Two horticultural professionals took some of the most popular garden myths into the university laboratory to prove or disprove the accuracy of these myths. Dr. Linda Chalker-Scott from Washington State University and Dr. Jeff Gilliam from the University of Minnesota tested these myths under controlled conditions to determine if they really work.
The Myth Bark mulch and sawdust are aesthetically preferable to wood chips and they work just as well.
The Facts Can bark mulch and sawdust can be used in place of arborist wood chips?
The main reason that folks ask this question is aesthetics. People like neat landscapes no weeds, no bugs, and no leaf litter. It's another way for us to separate ourselves from the "messiness" of nature.
We all realize that leaving soil unprotected is not a good management practice; however, bark mulch and sawdust are viewed as acceptable mulches because they are uniform in color and texture. You can even buy colorized spray products to return weathered mulch to its original appearance!
The "invention" of bark and sawdust mulch was beneficial to both the landscape and timber industries. Prior to this time, the timber industry used these lumber leftovers as hog fuel. Recycling these materials in a more environmentally friendly way theoretically benefits everyone.
There are some potential problems with bark and sawdust mulches that we need to know about.
Bark does not function like wood chips in its water holding capacity. We all know that bark is the outer covering of the tree and contains a material to prevent water loss. Suberin is a waxy substance that will repel water, and in fact helps explain why fresh bark mulch always seems dry.
Wood chips, on the other hand, consist primarily of the inner wood, which is not suberized and has the capacity to absorb and hold moisture.
In the case of sawdust its super fine texture creates an impermeable barrier, which repels rain and irrigation water.
Bark mulch can be a source of weed infestation.
What is means to the gardener?
Bark mulch can be contaminated with salt or weed seeds
Bark naturally contains waxes that prevent absorption and release of water in landscapes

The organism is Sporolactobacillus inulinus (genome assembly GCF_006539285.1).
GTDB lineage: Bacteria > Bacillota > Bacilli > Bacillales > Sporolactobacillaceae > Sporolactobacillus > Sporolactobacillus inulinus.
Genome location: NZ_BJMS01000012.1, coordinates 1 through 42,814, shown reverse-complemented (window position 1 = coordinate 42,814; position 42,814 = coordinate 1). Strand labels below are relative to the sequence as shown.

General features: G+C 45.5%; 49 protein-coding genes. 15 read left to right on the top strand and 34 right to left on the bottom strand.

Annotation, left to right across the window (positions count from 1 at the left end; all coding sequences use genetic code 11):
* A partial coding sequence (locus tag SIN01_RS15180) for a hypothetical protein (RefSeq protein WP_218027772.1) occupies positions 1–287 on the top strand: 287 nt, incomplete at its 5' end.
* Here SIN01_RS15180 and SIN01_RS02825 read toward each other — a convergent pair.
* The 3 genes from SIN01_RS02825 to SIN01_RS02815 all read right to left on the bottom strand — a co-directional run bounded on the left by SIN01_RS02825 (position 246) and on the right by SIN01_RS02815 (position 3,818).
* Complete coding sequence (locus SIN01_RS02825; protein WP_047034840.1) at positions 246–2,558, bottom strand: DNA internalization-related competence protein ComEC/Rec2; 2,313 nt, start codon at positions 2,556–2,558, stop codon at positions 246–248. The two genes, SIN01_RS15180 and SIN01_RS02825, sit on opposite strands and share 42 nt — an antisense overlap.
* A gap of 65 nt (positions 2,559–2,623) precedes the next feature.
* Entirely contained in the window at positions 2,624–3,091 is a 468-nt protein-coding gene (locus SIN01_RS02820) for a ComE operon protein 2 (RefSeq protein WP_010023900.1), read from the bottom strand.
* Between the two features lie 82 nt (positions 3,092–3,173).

Sawdust is too fine a material to use as landscape mulch and will prevent water and gas movement as it compacts
Softwood bark mulches are often not "gardener friendly" due to the presence of tiny, sharp fibers
Arborist wood chips can be finely chopped if this is more aesthetically desirable
Compost tea is an effective alternative to traditional pesticides.
This myth has been spreading like wild fire on the web as well as a variety of published articles. The problem is that this theory has very little scientific evidence to establish its effectiveness.
Compost teas and extracts are traditionally used as liquid organic fertilizers, but recently have been touted as powerful antimicrobial agents capable of combating pathogens associated with foliar and fruit diseases.
Controlled, replicable experiments do not support this theory.
A quick search of the Internet revealed that most of the websites containing the phrase "compost tea" are .com sites: most are selling something. The few .edu sites that do exist are cautious in regard to the miraculous properties associated with compost teas.
Nothing ticks me off more than searching for facts on a subject and finding many of the articles are commercials for selling a product.
One of the biggest problems with compost, and extracts, is the high variability among composts from different sources as well as different batches. Before we can ascertain whether compost tea is an effective pesticide certain facts need to be established.
1. What organic material is in the compost? What are the chemical properties of the compost (%N, pH, etc.)?
2. What are the active ingredients? Are they chemical agents (allelopathic compounds)? Are they beneficial microbes?
Scientific research is under way to determine if compost tea is indeed effective in controlling pests as well as diseases.
What is means to the gardener?
Properly composted organic material makes wonderful mulch.
Compost teas have not been suitably characterized, nor have their purported benefits as an insecticide or fungicide been validated scientifically.
Compost teas can be overused and potentially contribute to ground water pollution.
Practices need to be validated through the scientific process before they can be recommended.
In closing, I expect some of you might disagree with some of these findings. However remember that this research was done in reputable university labs under controlled conditions. Each of us will draw our own conclusions.
About Paul Rodman
Paul Rodman has been gardening for over 45 years. He is an Advanced Master Gardener, and American Rose Society Consulting Rosarian. He is President Emertius of the Western Wayne County Master Gardener Association in Wayne County, Michigan. He currently serves as the greenhouse chairman of this group. Rodman has amassed over 5500 volunteer hours in the Master Gardener program.
Rodman is the garden columnist for The News Herald newspaper, in Southgate, Michigan. He has also written for the Organic Gardening.com web site.
He is a certified Master Canner and has taught classes on Home Food Preserving for 7 years.
He has lectured on various gardening topics throughout southeastern Michigan.
His favorite pastime is teaching children about gardening. For the past several years he has conducted classes for second grade students teaching them about subjects ranging from vermi-composting to propagation.